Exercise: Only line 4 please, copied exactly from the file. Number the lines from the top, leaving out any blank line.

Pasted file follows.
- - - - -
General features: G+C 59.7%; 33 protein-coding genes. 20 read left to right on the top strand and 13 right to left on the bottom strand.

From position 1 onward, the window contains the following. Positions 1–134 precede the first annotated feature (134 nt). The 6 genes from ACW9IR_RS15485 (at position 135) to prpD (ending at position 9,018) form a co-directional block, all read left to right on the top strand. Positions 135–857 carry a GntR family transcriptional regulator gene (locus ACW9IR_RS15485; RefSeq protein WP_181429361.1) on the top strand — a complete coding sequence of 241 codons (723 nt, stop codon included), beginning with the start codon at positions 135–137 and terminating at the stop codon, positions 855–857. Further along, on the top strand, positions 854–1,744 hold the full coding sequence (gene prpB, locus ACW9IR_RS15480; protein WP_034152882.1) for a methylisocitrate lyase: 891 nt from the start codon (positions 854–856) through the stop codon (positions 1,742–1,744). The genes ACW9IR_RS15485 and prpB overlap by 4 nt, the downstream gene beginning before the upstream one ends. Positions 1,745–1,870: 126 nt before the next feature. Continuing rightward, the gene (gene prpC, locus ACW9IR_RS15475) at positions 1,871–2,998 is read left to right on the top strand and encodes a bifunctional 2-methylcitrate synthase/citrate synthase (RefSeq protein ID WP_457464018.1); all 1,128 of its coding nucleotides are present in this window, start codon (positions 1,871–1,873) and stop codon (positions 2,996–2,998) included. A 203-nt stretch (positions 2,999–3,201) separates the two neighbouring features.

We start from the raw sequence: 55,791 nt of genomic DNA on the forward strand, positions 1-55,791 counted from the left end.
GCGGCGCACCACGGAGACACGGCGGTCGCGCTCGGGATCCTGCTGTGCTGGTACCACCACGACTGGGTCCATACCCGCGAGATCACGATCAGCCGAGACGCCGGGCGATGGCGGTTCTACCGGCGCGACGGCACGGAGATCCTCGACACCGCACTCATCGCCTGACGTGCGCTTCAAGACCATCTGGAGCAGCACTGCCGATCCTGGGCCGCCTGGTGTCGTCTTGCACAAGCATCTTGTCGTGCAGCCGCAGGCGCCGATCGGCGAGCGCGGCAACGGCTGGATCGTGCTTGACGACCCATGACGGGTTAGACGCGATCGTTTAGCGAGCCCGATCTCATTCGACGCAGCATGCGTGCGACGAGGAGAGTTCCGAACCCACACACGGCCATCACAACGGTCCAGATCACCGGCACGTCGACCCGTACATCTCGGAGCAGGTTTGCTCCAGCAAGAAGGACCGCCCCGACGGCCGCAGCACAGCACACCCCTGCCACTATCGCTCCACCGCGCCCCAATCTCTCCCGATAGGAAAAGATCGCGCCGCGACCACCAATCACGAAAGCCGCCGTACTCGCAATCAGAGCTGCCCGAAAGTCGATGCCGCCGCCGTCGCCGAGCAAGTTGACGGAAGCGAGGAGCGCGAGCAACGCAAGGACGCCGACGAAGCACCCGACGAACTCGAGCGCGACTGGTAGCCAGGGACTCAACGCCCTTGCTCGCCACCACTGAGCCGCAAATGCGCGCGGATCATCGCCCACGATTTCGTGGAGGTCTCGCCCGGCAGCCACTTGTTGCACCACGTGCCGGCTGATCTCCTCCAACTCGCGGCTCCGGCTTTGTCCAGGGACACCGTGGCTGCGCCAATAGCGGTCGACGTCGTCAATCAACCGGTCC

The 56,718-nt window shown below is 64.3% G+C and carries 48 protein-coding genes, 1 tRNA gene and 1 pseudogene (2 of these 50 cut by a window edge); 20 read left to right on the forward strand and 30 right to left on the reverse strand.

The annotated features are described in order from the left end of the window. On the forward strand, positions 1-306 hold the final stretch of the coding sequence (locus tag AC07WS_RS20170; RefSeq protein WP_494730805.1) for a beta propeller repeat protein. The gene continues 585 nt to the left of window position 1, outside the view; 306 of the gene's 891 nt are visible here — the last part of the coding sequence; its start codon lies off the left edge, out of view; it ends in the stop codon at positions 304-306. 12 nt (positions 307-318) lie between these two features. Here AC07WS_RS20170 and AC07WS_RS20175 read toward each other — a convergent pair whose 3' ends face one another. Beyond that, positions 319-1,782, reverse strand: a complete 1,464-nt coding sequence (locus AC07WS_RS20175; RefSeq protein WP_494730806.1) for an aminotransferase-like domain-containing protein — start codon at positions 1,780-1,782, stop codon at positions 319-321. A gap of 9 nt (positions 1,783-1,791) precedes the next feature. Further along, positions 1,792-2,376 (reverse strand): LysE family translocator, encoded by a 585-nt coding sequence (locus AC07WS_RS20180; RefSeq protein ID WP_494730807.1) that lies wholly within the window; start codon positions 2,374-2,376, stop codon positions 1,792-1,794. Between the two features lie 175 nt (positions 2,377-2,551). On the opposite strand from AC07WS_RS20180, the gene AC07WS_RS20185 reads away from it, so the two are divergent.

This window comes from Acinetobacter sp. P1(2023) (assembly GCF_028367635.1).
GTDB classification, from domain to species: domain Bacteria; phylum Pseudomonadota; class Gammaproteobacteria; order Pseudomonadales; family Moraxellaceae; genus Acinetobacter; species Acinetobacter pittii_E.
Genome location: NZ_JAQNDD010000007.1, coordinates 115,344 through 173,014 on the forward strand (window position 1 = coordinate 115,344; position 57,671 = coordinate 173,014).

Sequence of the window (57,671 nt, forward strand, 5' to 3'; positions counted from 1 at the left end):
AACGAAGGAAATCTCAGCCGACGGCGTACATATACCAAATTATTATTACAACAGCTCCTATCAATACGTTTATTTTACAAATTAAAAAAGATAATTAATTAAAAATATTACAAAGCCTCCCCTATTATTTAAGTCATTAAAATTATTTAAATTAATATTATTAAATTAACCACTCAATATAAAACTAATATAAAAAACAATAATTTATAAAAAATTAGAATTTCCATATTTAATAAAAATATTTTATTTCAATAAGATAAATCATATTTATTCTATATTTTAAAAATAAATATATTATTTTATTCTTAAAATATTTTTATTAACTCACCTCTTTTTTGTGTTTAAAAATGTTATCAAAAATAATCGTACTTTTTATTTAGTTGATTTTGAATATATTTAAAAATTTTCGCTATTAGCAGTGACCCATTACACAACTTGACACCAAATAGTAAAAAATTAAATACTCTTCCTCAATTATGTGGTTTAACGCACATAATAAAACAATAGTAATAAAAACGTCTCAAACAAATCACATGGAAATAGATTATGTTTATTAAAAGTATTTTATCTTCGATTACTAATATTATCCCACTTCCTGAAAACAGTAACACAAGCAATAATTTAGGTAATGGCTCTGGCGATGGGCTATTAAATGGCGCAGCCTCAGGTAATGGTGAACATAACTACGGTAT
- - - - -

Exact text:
GCGGCGCACCACGGAGACACGGCGGTCGCGCTCGGGATCCTGCTGTGCTGGTACCACCACGACTGGGTCCATACCCGCGAGATCACGATCAGCCGAGACGCCGGGCGATGGCGGTTCTACCGGCGCGACGGCACGGAGATCCTCGACACCGCACTCATCGCCTGACGTGCGCTTCAAGACCATCTGGAGCAGCACTGCCGATCCTGGGCCGCCTGGTGTCGTCTTGCACAAGCATCTTGTCGTGCAGCCGCAGGCGCCGATCGGCGAGCGCGGCAACGGCTGGATCGTGCTTGACGACCCATGACGGGTTAGACGCGATCGTTTAGCGAGCCCGATCTCATTCGACGCAGCATGCGTGCGACGAGGAGAGTTCCGAACCCACACACGGCCATCACAACGGTCCAGATCACCGGCACGTCGACCCGTACATCTCGGAGCAGGTTTGCTCCAGCAAGAAGGACCGCCCCGACGGCCGCAGCACAGCACACCCCTGCCACTATCGCTCCACCGCGCCCCAATCTCTCCCGATAGGAAAAGATCGCGCCGCGACCACCAATCACGAAAGCCGCCGTACTCGCAATCAGAGCTGCCCGAAAGTCGATGCCGCCGCCGTCGCCGAGCAAGTTGACGGAAGCGAGGAGCGCGAGCAACGCAAGGACGCCGACGAAGCACCCGACGAACTCGAGCGCGACTGGTAGCCAGGGACTCAACGCCCTTGCTCGCCACCACTGAGCCGCAAATGCGCGCGGATCATCGCCCACGATTTCGTGGAGGTCTCGCCCGGCAGCCACTTGTTGCACCACGTGCCGGCTGATCTCCTCCAACTCGCGGCTCCGGCTTTGTCCAGGGACACCGTGGCTGCGCCAATAGCGGTCGACGTCGTCAATCAACCGGTCC